As Greeks Abandon Troubled Athens, Are Cities Really Sustainable?


Image credit: Jay Galvin, used under Creative Commons license.

There's been much talk about the relative sustainability of urban versus rural living. What with the small carbon footprint of New Yorkers, and the tiny fridges of Copenhagen, many commentators argue that cities offer inherently more efficient, compact and therefore sustainable lifestyles without sacrificing quality of life. Yet news comes that young Athenians are leaving their city in droves in the wake of a devastating financial crisis and increasing lawlessness, instead seeking a simpler life in the country. Is this a disaster for sustainability, or the first shoots of a greener, saner path forward? Reporting over at The Guardian on the ongoing Greek financial crisis, Helena Smith tells us that there is a mass rural migration going on among young Greeks. Struggling to find jobs, worried about increasing crime and unrest, and disillusioned by the idea of Greece as a modern, market-driven economy, they are instead trying to build a more traditional lifestyle:

High in the hills of Arcadia, in a big stone house on the edge of this village overlooking verdant pastures and a valley beyond, a group of young Athenians are busy rebuilding their lives. Until recently Andritsaina was not much of a prospect for urban Greeks. "But that," said Yiannis Dikiakos, "was before Athens turned into the explosive cauldron that it has become. We woke up one day and thought we've had enough. We want to live the real Greece and we want to live it somewhere else."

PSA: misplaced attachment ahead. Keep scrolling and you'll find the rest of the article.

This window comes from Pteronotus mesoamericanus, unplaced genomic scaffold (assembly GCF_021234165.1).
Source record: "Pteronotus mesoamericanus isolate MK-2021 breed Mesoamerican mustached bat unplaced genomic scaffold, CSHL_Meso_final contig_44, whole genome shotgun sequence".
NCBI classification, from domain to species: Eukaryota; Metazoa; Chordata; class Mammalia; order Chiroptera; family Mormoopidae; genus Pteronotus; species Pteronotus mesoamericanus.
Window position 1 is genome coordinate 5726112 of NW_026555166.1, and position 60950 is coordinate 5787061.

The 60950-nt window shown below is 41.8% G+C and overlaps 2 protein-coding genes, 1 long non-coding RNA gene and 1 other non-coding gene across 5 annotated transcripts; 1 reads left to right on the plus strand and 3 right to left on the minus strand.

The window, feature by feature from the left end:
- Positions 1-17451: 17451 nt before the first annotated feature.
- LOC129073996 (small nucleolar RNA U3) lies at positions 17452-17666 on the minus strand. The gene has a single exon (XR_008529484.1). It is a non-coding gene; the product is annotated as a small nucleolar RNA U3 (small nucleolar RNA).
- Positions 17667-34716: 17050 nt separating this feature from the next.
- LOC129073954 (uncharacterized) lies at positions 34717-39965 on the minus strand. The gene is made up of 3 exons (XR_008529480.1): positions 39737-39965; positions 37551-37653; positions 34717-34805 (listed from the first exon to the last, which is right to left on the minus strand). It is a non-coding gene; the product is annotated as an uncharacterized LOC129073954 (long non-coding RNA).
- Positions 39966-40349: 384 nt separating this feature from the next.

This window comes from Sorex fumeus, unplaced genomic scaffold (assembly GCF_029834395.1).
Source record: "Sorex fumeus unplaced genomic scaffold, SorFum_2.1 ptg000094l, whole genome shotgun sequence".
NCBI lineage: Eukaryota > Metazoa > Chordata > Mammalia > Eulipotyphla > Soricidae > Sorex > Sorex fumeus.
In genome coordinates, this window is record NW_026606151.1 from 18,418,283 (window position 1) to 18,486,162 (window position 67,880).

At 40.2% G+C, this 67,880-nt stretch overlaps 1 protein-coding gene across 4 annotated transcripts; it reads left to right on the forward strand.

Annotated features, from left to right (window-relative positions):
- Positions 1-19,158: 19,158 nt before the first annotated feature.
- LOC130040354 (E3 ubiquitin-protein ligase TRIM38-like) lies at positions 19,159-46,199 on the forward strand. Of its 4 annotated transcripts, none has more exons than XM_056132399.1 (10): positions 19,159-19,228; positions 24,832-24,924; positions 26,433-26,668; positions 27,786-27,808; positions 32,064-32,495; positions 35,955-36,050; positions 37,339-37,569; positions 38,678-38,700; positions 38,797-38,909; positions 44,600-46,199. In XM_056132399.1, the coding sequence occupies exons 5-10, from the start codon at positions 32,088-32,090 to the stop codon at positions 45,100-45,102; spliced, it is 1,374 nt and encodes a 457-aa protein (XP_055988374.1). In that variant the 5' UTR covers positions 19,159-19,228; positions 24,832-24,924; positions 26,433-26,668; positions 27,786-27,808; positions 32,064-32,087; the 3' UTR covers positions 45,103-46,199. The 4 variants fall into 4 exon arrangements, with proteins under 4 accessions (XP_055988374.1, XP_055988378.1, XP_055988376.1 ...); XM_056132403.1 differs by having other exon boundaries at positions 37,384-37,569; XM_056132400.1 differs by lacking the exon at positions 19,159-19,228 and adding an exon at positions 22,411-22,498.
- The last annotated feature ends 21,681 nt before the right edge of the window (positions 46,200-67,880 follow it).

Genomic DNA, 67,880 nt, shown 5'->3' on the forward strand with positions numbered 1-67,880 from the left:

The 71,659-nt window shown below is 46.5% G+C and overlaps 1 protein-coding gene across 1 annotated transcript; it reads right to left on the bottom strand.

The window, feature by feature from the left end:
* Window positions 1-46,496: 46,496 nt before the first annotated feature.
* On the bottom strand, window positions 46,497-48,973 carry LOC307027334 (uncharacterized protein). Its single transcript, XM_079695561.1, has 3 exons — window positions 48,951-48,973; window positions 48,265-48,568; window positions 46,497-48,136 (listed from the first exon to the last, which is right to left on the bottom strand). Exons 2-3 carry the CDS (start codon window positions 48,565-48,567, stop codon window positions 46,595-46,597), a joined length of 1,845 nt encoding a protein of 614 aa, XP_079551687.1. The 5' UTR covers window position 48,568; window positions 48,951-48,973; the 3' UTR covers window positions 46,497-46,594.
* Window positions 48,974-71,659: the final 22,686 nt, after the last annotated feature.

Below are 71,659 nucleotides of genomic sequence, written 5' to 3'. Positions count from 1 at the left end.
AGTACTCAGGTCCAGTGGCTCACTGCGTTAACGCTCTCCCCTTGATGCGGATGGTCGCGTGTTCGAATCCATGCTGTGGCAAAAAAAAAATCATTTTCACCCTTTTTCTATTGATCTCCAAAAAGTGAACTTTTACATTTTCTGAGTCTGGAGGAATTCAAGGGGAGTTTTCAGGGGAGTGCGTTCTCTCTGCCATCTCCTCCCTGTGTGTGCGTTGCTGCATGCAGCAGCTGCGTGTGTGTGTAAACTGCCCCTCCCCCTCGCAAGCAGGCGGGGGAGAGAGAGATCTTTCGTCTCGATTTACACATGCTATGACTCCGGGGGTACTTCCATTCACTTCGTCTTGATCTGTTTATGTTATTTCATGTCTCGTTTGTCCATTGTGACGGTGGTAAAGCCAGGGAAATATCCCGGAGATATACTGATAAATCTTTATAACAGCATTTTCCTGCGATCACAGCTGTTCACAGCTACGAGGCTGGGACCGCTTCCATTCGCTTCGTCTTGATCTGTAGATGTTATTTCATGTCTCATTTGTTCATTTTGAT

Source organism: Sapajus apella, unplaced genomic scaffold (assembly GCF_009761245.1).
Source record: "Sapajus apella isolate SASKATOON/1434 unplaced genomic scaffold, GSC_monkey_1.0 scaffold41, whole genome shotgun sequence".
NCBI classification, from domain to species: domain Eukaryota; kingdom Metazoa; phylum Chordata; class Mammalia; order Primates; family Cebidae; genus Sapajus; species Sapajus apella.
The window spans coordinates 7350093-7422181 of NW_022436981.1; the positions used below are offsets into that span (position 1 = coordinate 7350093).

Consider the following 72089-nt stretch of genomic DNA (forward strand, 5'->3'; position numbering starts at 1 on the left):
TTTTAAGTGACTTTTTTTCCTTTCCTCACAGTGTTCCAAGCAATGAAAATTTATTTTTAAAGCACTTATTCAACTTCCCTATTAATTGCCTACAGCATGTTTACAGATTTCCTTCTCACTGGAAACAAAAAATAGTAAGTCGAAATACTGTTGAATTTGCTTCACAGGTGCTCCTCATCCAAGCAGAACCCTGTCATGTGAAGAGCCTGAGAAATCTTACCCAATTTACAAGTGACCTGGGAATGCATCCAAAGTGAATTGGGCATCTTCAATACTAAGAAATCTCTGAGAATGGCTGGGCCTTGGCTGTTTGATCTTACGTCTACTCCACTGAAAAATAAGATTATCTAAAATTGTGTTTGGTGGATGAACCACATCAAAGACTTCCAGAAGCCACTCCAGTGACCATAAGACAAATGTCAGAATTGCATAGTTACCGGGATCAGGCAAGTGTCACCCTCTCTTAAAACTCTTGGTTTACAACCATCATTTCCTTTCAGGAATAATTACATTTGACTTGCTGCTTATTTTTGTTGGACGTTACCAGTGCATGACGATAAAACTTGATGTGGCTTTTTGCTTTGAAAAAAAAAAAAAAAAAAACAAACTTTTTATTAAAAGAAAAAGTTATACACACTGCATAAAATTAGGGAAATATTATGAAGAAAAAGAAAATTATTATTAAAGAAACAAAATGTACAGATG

Dikiakos, who is apparently soon to be joined by 10 friends also sick of Athens, blames politicians for failing to fix a crumbling economy. Bu he, and many like him, are returning to villages in the hope of rediscovering or rebuilding traditional social support networks independent of government support.

As someone who has mused over the merits and drawbacks of his own voluntary rural "green" lifestyle, it's fascinating to see current events driving this trend from necessity, not romanticism. Perhaps this is just one more reminder that sustainability means little without resilience. If we want our cities to continue to deliver efficient, low-impact living well into the future, then we would do well to focus on their ability to do so equitably and effectively, even when the going gets tough.

More on Rural Versus Urban Living and Sustainability
Is Rural Green Living An Elitist Illusion?
Is It Greener to Live in the Town or the Country?
New York City: Sustainable City?
tTiny Fridges Make Better Cities: Oprah Visits Copenhagen

Tags: Cities | Economics | Greece | Poverty

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